Photo of Forbes Antique Pigment collection - by Jason Fulford for The New Yorker
Before we had ready-made paints and art supplies stores, there were Colormen! They were the “traders” of the paint world starting in the late 17th century and sold artists prepared pigments, pre-mixed oil paints, watercolors, dyes, made brushes, prepped canvases, gums, resins, and more. Before Colormen - during the Middle Ages and the Renaissance - the painter would buy course, raw pigments from apothecaries’ shops (or source them directly from quarries) and grind them into a powder themselves. Either the artist or - if they were wealthy- their apprentice would grind, sift and sieve and mix the pigment with walnut or linseed oil to make oil paint. With the arrival of Colormen, artists were finally liberated from the difficult task of sourcing, manufacturing, grinding and testing all of their pigments, dyes, surfaces and supplies.
When the colormen began selling pre-mixed oil paint, they would sell about 1 oz. of each color tied up in a small piece of cleaned pig bladder. It was about the size of a walnut - a small amount - because more than that would dry up. The artist would pierce the bladder with a pin and squeeze it out onto the palette. They would return to the colormen in 1-2 weeks for more paints. The metal paint tubes that we use today weren't invented until 1834.
Paint in Pig Bladder
Prepared watercolor paints weren't created until 100 years after prepared oil paints. After several decades of development - selling them in clam shells, then discovering how to creates "cakes" and then finally the discovery of adding honey to keep them semi-moist and ease to use, watercolors then became a very popular medium.
These watercolors were sold in square block "cakes" and also in ready-made art boxes prepared by the Colormen. The deluxe boxes were made out of mahogany, and filled with brass hardware, leather linings, equipped with mixing pans, wash bowls, storage tins for chalks or charcoal, trays for their brushes, crayons, scrapers, ink, and paints. These became very popular and were sold all over the world throughout the growing British Empire. Eventually, the colormen set up permanent shops and these gradually evolved into the modern day art supplies stores that we know today.
Colormen were the first to sell “hues” or mixed colors. This revolution allowed them to increase the amount of paint colors that they sold my mixing pigments together to create new ones. The Colormen definitely provided some much desired convenience for artists but it sometimes came at a cost as well. Many professional painters of the time continued to prepare their own pigments, because of fear of the adulteration of the pigments. Expensive pigments like natural ultramarine (from the semi-precious lapis lazuli stone) and vermilion were often adulterated with cheap additives by dishonest Colormen. When mixing “hues” or new colors, they sometimes chose a different pigment or a combination of pigments than what they advertised because the original pigment was too expensive or not available. Another problem with hues is the degradation of “chroma” when pigments are mixed together, because pigments do not act in mixture like single pigments either in color or tone. And another potential problem with pigment mixtures is the interactivity of some pigments that can lead to degradation and not be archival over time.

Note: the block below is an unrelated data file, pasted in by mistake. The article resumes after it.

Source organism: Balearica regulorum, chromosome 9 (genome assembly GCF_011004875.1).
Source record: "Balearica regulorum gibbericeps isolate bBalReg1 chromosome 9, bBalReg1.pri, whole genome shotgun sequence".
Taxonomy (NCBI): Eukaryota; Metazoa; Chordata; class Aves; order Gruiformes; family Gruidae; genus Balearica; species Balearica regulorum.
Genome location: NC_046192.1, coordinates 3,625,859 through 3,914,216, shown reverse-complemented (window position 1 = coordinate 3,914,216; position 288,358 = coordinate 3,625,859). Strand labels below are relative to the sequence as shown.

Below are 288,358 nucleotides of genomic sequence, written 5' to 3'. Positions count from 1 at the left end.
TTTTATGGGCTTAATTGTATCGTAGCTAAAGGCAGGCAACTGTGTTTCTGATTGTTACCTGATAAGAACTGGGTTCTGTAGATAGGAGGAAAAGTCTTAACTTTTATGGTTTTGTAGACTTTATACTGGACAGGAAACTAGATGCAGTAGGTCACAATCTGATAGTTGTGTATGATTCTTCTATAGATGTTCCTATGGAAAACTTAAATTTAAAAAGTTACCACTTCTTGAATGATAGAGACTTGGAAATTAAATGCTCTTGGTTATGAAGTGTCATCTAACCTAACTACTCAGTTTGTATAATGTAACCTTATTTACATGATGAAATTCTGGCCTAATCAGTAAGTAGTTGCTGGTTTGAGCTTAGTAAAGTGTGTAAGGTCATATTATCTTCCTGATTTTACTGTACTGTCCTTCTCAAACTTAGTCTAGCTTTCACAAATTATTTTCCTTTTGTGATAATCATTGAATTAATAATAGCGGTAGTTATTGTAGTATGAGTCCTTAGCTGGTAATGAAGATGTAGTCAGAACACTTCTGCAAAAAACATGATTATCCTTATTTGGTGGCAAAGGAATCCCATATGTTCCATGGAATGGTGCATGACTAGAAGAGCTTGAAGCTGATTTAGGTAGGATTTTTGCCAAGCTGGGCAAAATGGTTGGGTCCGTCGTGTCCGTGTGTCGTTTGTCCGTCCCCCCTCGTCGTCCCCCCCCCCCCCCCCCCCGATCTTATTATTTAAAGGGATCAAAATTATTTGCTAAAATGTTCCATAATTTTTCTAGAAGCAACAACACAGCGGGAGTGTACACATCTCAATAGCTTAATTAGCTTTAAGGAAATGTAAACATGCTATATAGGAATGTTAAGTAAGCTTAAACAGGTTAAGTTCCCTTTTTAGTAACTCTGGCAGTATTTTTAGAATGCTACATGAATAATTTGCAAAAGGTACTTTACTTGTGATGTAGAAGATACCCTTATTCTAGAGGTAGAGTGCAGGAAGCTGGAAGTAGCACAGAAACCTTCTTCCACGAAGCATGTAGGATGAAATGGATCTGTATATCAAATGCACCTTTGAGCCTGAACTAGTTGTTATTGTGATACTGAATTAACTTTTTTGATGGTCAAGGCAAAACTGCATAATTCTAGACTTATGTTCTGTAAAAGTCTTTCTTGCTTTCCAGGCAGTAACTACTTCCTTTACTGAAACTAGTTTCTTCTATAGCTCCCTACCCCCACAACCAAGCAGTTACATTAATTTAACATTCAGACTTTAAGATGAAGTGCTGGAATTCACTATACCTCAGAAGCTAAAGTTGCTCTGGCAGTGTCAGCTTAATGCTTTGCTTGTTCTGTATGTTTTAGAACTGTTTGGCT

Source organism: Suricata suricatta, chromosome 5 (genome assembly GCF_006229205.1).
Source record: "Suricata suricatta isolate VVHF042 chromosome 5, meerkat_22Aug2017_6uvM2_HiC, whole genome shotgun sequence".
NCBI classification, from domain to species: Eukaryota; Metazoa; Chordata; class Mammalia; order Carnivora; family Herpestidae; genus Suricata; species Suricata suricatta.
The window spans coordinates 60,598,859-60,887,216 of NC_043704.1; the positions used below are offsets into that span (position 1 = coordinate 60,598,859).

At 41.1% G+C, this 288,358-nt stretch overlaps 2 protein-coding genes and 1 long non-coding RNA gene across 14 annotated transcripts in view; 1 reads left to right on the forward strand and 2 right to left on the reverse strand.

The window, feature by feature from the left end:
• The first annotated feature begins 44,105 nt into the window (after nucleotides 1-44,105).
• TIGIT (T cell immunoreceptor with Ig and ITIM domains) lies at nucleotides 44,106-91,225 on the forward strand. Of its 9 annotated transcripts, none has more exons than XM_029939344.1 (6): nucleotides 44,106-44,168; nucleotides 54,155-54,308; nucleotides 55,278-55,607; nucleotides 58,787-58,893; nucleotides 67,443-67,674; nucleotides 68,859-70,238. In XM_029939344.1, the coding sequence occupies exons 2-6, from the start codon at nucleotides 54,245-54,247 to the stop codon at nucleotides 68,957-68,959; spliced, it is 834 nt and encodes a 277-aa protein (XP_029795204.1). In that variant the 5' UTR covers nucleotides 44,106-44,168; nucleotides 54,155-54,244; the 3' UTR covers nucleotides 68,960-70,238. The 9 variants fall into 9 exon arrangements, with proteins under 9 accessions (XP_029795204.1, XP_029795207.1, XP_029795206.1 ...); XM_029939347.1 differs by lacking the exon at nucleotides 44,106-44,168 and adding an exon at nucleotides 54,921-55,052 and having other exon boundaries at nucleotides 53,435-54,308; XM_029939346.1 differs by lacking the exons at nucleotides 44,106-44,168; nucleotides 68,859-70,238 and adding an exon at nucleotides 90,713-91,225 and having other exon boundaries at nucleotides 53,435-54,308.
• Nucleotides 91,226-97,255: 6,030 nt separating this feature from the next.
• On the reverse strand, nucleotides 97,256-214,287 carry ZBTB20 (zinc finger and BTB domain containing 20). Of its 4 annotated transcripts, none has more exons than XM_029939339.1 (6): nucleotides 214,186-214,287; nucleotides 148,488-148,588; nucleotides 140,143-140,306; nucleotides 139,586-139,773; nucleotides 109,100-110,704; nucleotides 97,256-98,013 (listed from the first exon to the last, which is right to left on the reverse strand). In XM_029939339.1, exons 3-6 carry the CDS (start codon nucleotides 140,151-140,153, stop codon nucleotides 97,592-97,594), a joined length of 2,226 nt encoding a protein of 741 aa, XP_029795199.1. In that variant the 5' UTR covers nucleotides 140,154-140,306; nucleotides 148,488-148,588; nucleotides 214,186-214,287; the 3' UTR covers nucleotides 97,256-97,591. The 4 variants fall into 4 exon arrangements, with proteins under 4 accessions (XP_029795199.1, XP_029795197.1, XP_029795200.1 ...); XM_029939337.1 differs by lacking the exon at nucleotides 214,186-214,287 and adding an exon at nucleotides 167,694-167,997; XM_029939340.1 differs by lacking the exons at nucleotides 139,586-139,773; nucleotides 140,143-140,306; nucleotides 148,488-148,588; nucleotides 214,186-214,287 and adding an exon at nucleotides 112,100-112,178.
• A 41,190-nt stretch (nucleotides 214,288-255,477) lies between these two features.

This movement of convenience, while allowing the artist more freedom, has unfortunately led to our current art supplies practice of buying tubes of pre-mixed paint that have been heavily adulterated with cheap fillers, additives, toxic preservatives, heavy metals, solvents and petroleum-based pigments. We at Natural Earth Paint are re-discovering the beauty of hand-mixed oil paint with only two ingredients. Not only to create a 100% non-toxic paint but also to achieve the purity and luminosity that only comes from simply pigment and a natural binder mixed to perfection.
Paint being mixed and stored in pig bladders.